james_lohr's picture


I'd just like to announce the release of QuickFont, a text printing and font generation library: http://www.opentk.com/project/QuickFont

I could only upload 4 images on the project page, so I've uploaded the remaining screenshots here.

Enjoy. :)

James L.



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Robmaister's picture

Hey guys, I've recently been working on FreeType bindings for .NET that are complete and have the look-and-feel of a managed .NET library, and I was wondering if you would consider switching the renderer from GDI+ to FreeType. If you don't know what FreeType is, it's a cross-platform library that reads font files and can render glyphs from them.

FreeType is automatically installed as a part of OS X, installed on most Linux distributions/available through the package manager, and can easily be compiled to a .dll on Windows. The only pitfall is it's use of the "long" type. Windows 64-bit forces longs to be 32 bits long, while all other major operating systems make longs 64 bits long on the 64-bit version. So right now you have to compile separately for Windows 64-bit support, but that mess can be avoided by compiling your application as "x86" instead of "Any CPU". Eventually I'll find a way to dynamically detect a Windows 64-bit system and swap the struct that I use for marshaling, but for now that's the solution.

My bindings are complete and mostly bug-free (haven't tested outlining, custom rasterizers, or the caching subsystem yet) and are available on github: https://github.com/Robmaister/SharpFont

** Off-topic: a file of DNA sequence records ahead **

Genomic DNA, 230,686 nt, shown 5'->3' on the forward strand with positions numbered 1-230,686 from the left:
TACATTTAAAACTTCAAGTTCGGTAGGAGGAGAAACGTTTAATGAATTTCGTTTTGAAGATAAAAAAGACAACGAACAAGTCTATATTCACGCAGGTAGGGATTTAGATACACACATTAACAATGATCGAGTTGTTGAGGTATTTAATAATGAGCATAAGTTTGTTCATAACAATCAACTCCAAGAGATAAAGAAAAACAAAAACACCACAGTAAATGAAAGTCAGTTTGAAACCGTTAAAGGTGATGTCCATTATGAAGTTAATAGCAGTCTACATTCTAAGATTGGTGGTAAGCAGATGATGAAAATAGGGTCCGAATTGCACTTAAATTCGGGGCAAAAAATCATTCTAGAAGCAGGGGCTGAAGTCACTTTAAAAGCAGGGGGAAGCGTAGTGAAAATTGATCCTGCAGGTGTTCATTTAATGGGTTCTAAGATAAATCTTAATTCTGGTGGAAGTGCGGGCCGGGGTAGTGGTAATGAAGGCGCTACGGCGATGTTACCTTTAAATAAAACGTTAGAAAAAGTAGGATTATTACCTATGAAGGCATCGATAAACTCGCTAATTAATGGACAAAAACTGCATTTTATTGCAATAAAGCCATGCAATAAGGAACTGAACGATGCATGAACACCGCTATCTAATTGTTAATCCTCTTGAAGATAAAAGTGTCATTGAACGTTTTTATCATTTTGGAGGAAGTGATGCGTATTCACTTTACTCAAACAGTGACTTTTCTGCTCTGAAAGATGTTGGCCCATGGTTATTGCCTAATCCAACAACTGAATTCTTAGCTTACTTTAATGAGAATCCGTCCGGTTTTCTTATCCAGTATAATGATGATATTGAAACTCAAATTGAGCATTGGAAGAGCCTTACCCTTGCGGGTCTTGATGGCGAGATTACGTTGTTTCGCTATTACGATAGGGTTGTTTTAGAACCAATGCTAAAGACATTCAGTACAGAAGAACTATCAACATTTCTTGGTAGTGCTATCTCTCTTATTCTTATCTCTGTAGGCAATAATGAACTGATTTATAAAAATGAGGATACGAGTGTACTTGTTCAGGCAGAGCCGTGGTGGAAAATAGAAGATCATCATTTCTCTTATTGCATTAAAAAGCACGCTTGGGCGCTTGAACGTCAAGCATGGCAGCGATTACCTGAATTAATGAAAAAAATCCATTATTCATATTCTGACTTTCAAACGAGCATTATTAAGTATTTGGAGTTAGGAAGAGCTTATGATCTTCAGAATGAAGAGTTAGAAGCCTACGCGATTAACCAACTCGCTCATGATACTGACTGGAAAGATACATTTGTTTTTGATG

There are a few discrepancies between the Mono and Microsoft implementations of GDI+ that cause some weird effects with certain fonts on Linux/OS X that would be fixed by using the only implementation of FreeType, you would get full Unicode support, be provided with proper metrics for right-to-left and vertical fonts, and use it's amazing outlining system.

Oh, and it's MIT licensed.

Thanks, and let me know if you want to use it. I can help you get started with FreeType. There's also an example available on the github page.

RJF's picture

Thanks James for your efforts.
I've a desire to "anchor" standard text (labels) to specific vertex (x,y,z) Points.
I understand that QuickFont is 2D, but if I relinquish ~care about the text rotation,
I wonder if perhaps there is a method using QuickFont.
The points are being viewed/rotated by user mouse & user needs to see point labels.
Thx in advance for any input. Bests, RJ.

swax's picture

I added vertex buffer support to QuickFont, the fork is here -


It has z support as well, but not rotation. Maybe someone would like to add that? :)

rounder8's picture


Thanks for the great tool!

There seems to be a problem when resizing the window. All the text will be dislocated on X-axis. Here is a detailed description of the problem:


Anyone care to investigate? I'm trying but it's not easy for me ...

AltSoftLab's picture

We ported QuickFont to AltSketch. AltSketch QuickFont not depends on System.Drawing (we use C# port of wonderful font rendering library Freetype). Also we implemented rendering abstraction layer. So QuickFont can be easy integrated to any rendering engine.

AltSketch QuickFont
AltSketch QuickFont

OpenTK AltSketch QuickFont Start Sample
AltSketch QuickFont

AltSoftLab's picture

In AltQuickFont center text alignment bug fixed (native QuickFont bug). Improved & optimized loading operations for faster library initialization.

AltSketch QuickFont (Bounds and Justify) - Alignment Centre
AltSketch QuickFont (Bounds and Justify) - Alignment Centre

OpenTK AltSketch QuickFont (Bounds and Justify) - Alignment Centre
OpenTK AltSketch QuickFont (Bounds and Justify) - Alignment Centre